The entire ninety-minute show has musical underscoring. Much of it is performed live, by composer Lillian Henley at a keyboard and percussionist Will Close at a drum kit, in costume on opposite sides of the stage. It would be easy to miss the fact that Henley and Close, who seemingly play the entire time, are actually slipping unobtrusively away from their instruments and doubling as cast members. At the curtain call, it's shocking to realize that the entire cast and band consist of only five people. (When Henley and Close join the stage action, we are presumably hearing recorded music.) Henley's fetching silent movie-style score zips swingingly along, with a signature bop in a sort of fractured A minor as Robert and Golem traverse the streets. At other times it's melancholy and Satie-esque, and it effectively illustrates the encroaching technological menace with mechanistic rock. There's no actual singing, but a few song-like numbers emerge, with the lyrics spoken in rhythm. The funniest of these occurs when the newly successful Robert, egged on by the increasingly malevolent Golem Two, decides to ditch his bland girlfriend ("Joy is a frumpy 35-year-old who wants to trick you into having babies!") and participates in a sort of speed-dating via a Courting Contraption. Two female competitors (Appleton and the versatile Rose Robinson) vie for Robert's attention, spouting patter-style lyrics touting their own virtues while a succession of different cartoon bodies flash across them from the neck down. (Robert chooses both of them.) We also hear the clangorous caterwauling of Robert and Annie's would-be punk band "Annie and the Underdogs," of which we witness a few hapless rehearsals.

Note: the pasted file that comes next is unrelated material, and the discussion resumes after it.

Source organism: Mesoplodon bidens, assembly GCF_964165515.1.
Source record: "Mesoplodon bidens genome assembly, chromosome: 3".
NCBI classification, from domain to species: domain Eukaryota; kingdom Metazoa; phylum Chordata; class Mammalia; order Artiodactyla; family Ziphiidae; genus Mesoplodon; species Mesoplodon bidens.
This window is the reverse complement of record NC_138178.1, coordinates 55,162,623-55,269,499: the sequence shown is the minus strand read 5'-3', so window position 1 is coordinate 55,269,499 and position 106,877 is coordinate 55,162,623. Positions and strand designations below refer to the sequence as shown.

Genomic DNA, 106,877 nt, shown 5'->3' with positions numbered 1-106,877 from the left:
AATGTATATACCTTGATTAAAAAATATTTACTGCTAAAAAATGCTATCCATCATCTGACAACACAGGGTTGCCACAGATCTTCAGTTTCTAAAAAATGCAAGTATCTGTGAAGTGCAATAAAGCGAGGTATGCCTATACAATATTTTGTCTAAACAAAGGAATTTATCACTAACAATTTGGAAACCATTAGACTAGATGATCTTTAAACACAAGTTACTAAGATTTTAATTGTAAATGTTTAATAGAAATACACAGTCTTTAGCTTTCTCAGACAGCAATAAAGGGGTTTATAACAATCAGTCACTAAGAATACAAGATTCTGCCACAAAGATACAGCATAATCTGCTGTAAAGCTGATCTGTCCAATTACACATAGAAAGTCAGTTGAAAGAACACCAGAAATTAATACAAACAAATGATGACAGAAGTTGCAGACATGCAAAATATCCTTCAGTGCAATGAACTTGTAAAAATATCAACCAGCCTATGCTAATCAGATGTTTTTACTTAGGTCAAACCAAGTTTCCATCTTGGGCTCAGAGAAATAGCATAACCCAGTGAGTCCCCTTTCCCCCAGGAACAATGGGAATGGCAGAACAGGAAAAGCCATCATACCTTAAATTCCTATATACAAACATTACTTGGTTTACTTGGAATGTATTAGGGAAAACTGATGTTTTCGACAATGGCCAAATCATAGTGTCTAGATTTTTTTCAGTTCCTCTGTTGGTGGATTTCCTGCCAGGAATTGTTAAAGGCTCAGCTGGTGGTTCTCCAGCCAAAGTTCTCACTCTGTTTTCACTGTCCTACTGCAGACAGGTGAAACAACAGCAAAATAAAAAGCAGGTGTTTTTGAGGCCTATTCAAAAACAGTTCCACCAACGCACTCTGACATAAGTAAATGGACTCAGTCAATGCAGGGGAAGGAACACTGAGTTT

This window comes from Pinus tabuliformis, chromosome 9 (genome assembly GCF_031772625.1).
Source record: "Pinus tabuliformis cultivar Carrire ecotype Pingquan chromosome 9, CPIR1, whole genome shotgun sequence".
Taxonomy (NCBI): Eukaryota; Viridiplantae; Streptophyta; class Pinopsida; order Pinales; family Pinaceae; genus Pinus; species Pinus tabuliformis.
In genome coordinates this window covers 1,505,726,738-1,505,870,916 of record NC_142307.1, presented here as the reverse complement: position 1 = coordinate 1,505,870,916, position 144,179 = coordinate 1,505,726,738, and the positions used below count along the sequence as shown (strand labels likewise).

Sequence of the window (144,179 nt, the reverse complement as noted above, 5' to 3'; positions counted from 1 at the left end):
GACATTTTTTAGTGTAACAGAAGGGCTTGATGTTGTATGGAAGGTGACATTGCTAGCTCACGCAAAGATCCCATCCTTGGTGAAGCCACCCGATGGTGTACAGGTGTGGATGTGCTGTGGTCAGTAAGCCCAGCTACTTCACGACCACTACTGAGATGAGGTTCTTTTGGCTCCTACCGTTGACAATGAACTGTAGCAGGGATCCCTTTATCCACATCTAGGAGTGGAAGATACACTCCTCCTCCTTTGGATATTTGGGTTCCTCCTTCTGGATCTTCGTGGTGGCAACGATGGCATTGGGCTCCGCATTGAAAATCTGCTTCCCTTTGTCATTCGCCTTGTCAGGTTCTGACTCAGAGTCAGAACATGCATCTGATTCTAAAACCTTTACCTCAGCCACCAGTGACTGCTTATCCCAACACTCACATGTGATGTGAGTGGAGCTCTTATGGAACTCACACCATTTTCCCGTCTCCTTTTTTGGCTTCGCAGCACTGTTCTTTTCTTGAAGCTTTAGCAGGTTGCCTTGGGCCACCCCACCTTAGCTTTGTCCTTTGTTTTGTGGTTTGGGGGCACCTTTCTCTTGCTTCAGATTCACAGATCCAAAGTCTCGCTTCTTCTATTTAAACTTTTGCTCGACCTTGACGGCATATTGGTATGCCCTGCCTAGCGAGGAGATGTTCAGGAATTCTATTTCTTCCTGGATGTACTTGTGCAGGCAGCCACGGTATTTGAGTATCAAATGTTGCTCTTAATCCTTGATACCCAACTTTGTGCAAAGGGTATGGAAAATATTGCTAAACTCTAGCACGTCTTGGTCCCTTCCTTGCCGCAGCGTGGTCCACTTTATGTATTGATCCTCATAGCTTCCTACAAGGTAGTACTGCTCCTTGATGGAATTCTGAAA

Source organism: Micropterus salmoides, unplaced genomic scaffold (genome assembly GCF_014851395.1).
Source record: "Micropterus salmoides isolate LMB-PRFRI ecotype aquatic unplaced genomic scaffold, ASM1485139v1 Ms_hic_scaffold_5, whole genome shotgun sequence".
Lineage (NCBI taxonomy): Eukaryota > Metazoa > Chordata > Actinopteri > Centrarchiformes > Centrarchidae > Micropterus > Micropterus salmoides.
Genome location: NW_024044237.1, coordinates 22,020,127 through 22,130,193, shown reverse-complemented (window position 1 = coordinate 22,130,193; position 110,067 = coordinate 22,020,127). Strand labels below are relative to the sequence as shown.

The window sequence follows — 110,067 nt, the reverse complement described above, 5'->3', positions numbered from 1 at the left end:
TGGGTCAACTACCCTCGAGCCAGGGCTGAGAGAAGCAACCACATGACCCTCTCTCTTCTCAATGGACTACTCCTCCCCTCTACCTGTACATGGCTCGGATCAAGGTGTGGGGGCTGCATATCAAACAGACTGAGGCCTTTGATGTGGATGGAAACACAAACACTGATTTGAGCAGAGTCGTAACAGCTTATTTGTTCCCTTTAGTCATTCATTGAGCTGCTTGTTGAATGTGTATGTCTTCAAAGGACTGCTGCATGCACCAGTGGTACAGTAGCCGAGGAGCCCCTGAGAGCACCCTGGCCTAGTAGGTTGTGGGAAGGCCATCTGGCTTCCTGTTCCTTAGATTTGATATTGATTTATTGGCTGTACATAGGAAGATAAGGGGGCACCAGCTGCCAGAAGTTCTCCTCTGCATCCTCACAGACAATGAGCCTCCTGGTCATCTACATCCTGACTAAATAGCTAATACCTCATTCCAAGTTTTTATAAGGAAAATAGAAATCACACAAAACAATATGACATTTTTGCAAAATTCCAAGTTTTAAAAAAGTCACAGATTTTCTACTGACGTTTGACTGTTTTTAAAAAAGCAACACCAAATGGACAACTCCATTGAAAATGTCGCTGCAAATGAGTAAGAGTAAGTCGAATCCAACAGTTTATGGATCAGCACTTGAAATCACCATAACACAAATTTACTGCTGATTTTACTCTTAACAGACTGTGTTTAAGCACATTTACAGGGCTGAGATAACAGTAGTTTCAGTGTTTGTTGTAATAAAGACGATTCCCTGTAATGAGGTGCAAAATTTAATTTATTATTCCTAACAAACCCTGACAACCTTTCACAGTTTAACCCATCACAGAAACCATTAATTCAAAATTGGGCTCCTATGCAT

The droll, slightly hangdog acting stylizations of the gifted cast and the overall cheerfully ghoulish tone remind one by turns of Edward Gorey, Roz Chast, Tim Burton, and Terry Gilliam. But various fun-to-spot influences notwithstanding, Director/writer Andrade and animator/designer Barritt are onto something genuinely original, and it would be well worth catching the ceaselessly absorbing Golem before it closes on Sunday.


Golem. Presented by the Lincoln Center Festival July 26-31 at John Jay College's Gerald W. Lynch Theater. Created by 1927; director/writer Suzanne Andrade; film, animation & design by Paul Barritt; music Lillian Henley; associate director & design by Esme Appleton; sound design by Laurence Owen; costume design by Sarah Munro; dramaturgy by Ben Francombe; animation associate, Derek Andrade; projection screen design by James Lewis; production manager, Helen Mugridge; sound technician, Chris Prosho; Producer Jo Crowley. Cast: Esme Appleton, Lillian Henley, Rose Robinson, Shamira Turner, Will Close; voice of Golem: Ben Whitehead; additional voice over: Suzanne Andrade

Joshua Rosenblum is a Contributing Writer for ZEALnyc and writes on classical music performances, as well as theatrical events.

Want to read about other performances at the Lincoln Center Festival? Read: 'Merchant of Venice' packs a punch at Lincoln Center Festival